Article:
The US is playing the long game — to block China’s progress in foundational technologies for the 21st century (in IT, biotech and renewables) so as to secure its continued world dominance, militarily, economically and politically. Its intentions are crystal clear and, worryingly, seem to be at any cost. This is underscored by the ramping up in rhetoric by mainstream Western media (the likes of CNN and The Economist) — the name calling, warmongering and inducing fear that the Chinese Communist Party is a threat to the current world order, liberal democracy, human rights and individual freedom.

So far, China has yet to retaliate in any meaningful way. But it is far from certain this tech war will not eventually spill over into broader economic activities. Case in point, US banks are under growing political pressure for their operations in China. China is the world’s factory and the growing Chinese consumer market holds huge and lucrative potential, including for many US companies such as Apple, Nike and McDonald’s.

Both the US and China understand the danger and severe consequences of going down this path. The world will become increasingly unlinked. But non-contestation is not an option, as it means giving up their beliefs, ideology, values, culture and lifestyle. It is an existential threat. Though we do hope that some cooperation is possible in pressing global issues such as climate change.

We are fairly certain none of these risks are currently priced into stock prices, simply because it is too uncertain to predict, assess and quantify. Maybe also because analysts tend to be an optimistic lot. But we should, at the very least, acknowledge the rising risks. Don’t forget, rising risk premium will affect the discount rate, by which all future cash flows are discounted to derive the current fair value for stocks.

In short, we think there are more downside to stock prices. We believe the risks of a near-term earnings contraction are still too high relative to prevailing valuations. When profits fall, as we think they will, valuations will become much higher than they are currently. In other words, stocks will then not be as cheap as they appear today — even though we are nearer the bottom now than we were when we last wrote on this subject, in our article entitled “What are the costs of deglobalisation for equity valuations?” (published in Issue 1431, July 25). We will certainly reassess and revisit this again sometime in the next few months.

Plus, we are still at the very early stages of central bank quantitative tightening (QT) — to partially reverse all the excessive liquidity created from previous quantitative easing (QE) programmes. It remains uncertain to what extent liquidity tightening will affect markets. The stock market is a market for stocks — where prices are determined by supply and demand. When there is a liquidity crunch, demand falls (investors lack the capacity to buy even if they want to) as supply rises — hence, price declines. And in a liquidity crisis, no matter how cheap, nothing is cheap enough.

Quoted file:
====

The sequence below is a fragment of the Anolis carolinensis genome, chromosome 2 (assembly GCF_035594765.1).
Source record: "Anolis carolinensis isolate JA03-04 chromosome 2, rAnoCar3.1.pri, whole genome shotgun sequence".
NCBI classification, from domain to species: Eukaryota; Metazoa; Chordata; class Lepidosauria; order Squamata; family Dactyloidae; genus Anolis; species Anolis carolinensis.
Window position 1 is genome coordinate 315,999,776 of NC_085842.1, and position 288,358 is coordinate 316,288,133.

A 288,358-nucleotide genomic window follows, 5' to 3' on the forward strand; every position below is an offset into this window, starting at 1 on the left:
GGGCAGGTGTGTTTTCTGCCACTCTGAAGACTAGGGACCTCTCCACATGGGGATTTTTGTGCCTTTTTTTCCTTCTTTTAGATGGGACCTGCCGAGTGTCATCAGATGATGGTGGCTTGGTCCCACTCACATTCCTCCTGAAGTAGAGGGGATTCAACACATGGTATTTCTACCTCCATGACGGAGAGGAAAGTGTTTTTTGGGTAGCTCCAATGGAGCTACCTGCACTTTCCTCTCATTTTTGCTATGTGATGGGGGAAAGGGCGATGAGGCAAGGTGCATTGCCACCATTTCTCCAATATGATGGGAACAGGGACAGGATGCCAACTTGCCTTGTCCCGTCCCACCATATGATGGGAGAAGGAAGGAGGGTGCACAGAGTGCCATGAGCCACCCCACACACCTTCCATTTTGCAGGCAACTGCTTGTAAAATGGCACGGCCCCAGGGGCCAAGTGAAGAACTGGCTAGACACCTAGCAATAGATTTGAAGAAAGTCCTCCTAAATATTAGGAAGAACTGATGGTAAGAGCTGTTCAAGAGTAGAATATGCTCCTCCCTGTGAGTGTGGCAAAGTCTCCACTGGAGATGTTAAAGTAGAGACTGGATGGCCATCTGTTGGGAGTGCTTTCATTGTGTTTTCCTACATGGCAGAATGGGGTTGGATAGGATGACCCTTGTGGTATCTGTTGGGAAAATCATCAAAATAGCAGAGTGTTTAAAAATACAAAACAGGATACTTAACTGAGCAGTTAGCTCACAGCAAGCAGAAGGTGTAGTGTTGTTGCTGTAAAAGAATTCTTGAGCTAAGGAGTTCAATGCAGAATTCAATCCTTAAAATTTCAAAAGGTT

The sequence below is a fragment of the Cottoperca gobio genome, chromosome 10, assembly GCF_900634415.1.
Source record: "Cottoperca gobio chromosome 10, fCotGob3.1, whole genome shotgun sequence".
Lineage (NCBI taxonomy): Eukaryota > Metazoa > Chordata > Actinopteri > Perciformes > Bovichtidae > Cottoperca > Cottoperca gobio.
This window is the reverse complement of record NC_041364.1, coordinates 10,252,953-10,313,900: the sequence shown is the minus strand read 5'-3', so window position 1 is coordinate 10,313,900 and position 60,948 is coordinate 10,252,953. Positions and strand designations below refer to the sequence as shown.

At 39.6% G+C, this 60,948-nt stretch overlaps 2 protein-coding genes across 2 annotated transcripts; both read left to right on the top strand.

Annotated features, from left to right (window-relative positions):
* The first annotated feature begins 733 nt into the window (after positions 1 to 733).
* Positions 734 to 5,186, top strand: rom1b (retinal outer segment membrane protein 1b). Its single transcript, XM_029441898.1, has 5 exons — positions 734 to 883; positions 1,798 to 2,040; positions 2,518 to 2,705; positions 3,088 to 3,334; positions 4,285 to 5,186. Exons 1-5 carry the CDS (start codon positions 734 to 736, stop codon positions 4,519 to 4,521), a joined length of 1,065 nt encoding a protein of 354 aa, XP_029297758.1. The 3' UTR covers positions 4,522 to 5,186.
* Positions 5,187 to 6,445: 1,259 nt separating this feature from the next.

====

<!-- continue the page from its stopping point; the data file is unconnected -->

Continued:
Investing is not just about returns or profits — but also managing risks. In view of all the prevailing uncertainties, capital preservation should be the priority, at least for the near term. As explained, this was the main reason why we recently sold all of our stocks for the Malaysian Portfolio (keeping 100% cash) and raised cash to more than 54% for the Global Portfolio. Ideally, investors would construct a portfolio of perfectly uncorrelated and negatively correlated assets to defray risks. Unfortunately, this is easier said than done in the real world. But whatever you do, do not borrow to invest, whether in stocks, bonds, cryptos or other volatile assets.

The Global Portfolio gained 0.3% for the week ended Oct 19. Apple (+4%) and Guangzhou Automobile Group Co (+1.8%) ended the week in positive territory while Alibaba Group Holding (-2.2%), DBS Group Holdings (-1.1%) and Yihai International Holding (-0.3%) lost ground. Total portfolio returns since inception now stand at 12.2%, trailing the benchmark’s 25.9% returns over the same period.

Disclaimer: This is a personal portfolio for information purposes only and does not constitute a recommendation or solicitation or expression of views to influence readers to buy/sell stocks, including the particular stocks mentioned herein. It does not take into account an individual investor’s particular financial situation, investment objectives, investment horizon, risk profile and/ or risk preference. Our shareholders, directors and employees may have positions in or may be materially interested in any of the stocks. We may also have or have had dealings with or may provide or have provided content services to the companies mentioned in the reports.